Coast Guard sees the talent, not just the tattoos

The Coast Guard returned to its roots in September, when it joined its sister service, the Navy, in relaxing tattoo policies for current members and new recruits.

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by Anastasia Devlin, editor of RESERVIST

The Coast Guard opened its doors to a wider swath of the next generation of service members when the Commandant, Adm. Karl Schultz announced the redesign of the Coast Guard tattoo policy. While many of the changes seem subtle, recruiters say this effort will remove more barriers to members who want to serve their country.

Though not a heritage-based decision, the service has a history with ink that stretches back to its inception. As recently as 30 years ago, tattoos weren’t just authorized—they were looked at as a rite of passage. However, over decades of change in society, tattoos were given the same notorious reputation as smoking—bold, rebellious, even dangerous.

But these days, smoking is banned nearly everywhere, while, conversely, tattoos have been adopted by society, specifically by the millennial generation, which has embraced self-expression. Some are traditional, representing special family members or deeply rooted in religion, and others represent major life accomplishments. Still others are minuscule reminders of guiding principles to a generation that chooses to live with intention.

As the Coast Guard continues to grow its ranks, its sailors and recruits have become more educated, more creative and more confident about self-expression. Unsurprisingly, education, creativity and confidence are the same qualities desirable in leaders.

The Coast Guard joins the growing number of military services and law enforcement agencies who have allowed their personnel to uncover their art and reveal their humanity. Police officers and state troopers from Pennsylvania to California used to have to wear long sleeves to cover their ink, even during sweltering summer months. More officers are now rolling up their sleeves and bonding with the populations they serve.

“I am pleased to see the Coast Guard’s new tattoo policy, which strikes a balance between personal expression and maintaining our professional appearance,” said Master Chief Petty Officer of the Coast Guard Jason Vanderhaden. “The new tattoo policy will expand our recruiting candidate pool and provide those already serving a few new options.”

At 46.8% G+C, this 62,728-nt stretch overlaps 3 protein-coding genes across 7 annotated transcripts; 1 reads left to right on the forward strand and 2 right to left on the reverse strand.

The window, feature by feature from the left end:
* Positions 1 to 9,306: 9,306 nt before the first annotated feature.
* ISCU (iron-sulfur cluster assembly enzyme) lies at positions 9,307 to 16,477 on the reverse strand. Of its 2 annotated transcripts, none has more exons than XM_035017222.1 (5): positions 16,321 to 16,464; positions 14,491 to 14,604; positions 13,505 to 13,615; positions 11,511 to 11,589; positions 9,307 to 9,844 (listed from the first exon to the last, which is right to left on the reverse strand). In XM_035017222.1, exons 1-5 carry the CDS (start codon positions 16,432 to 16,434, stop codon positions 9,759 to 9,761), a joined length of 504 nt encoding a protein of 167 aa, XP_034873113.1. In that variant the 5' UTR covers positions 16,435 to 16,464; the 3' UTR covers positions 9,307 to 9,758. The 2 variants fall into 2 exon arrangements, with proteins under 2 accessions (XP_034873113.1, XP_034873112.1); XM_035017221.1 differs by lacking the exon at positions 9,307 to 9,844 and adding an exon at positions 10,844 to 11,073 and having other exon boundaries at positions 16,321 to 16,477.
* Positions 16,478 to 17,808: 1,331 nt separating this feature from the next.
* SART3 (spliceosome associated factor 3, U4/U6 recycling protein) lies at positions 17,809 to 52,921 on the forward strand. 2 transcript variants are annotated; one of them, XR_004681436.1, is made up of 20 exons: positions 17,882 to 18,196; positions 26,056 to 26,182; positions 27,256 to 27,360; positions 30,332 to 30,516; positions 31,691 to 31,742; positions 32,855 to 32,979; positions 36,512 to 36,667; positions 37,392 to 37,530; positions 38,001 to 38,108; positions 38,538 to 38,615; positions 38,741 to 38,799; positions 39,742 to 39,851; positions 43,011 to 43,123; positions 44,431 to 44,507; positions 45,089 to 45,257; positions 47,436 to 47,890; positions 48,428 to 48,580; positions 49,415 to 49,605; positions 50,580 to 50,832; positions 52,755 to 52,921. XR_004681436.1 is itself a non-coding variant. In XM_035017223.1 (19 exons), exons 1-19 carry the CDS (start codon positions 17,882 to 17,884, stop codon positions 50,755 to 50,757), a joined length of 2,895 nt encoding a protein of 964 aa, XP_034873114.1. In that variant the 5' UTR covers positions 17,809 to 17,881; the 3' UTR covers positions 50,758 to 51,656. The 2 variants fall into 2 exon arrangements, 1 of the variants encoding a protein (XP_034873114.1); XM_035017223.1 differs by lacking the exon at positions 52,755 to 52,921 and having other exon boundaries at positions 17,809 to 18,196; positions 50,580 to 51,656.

“The long-held stigmas associated with having tattoos, and particularly visible ones, may be eroding, especially among younger individuals who view body art as a natural and common form of personal expression,” said Michael French, professor of health economics in the Miami Business School’s Department of Health Sector Management and Policy. (French coauthored a study that found tattoos may help candidates in competitive markets.)  “Given the increasing prevalence of tattoos in society—around 40 percent for young adults—hiring managers and supervisors who discriminate against tattooed workers will likely find themselves at a competitive disadvantage for the most qualified employees.” 

Tattoos have become commonplace among the largest pool of candidates for recruiters of any military branch. A 2010 Pew Research Center study said that about 38 percent of young people ages 18 to 29 have at least one tattoo. Today, just a decade later, that number nears half the same demographic.

In 2016, the Navy chose to adopt the most lenient policy of all the services, which boosted recruiting numbers almost immediately. The Navy’s senior enlisted leader told the Navy Times that the change was necessary to maintain the service.

“We need to be able to tap into the skill of all segments of our community,” said Capt. Tom Kaminski, head of the Personnel Readiness Task Force, a unit designed to address broad-based challenges affecting recruiting and retention. “Otherwise, we are missing out on talent.”

This move slides the Coast Guard closer to the front of the pack in recruiting. The Marine Corps holds the line against sleeve tattoos, the Air Force bans tattoos above the collarbones, and the Army doesn’t permit neck or hand tattoos for its soldiers. Coast Guardsmen will still appear the same in ceremonial uniforms; the changes are extremely subtle and almost invisible when a sailor is wearing the Service Dress Blue uniform. With the newly revised policy, the Coast Guard ensures its recruiters have access to a broader range of talent in our society—both officers and enlisted—pulls the traditional image of a Coast Guardsman forward into the 21st century.

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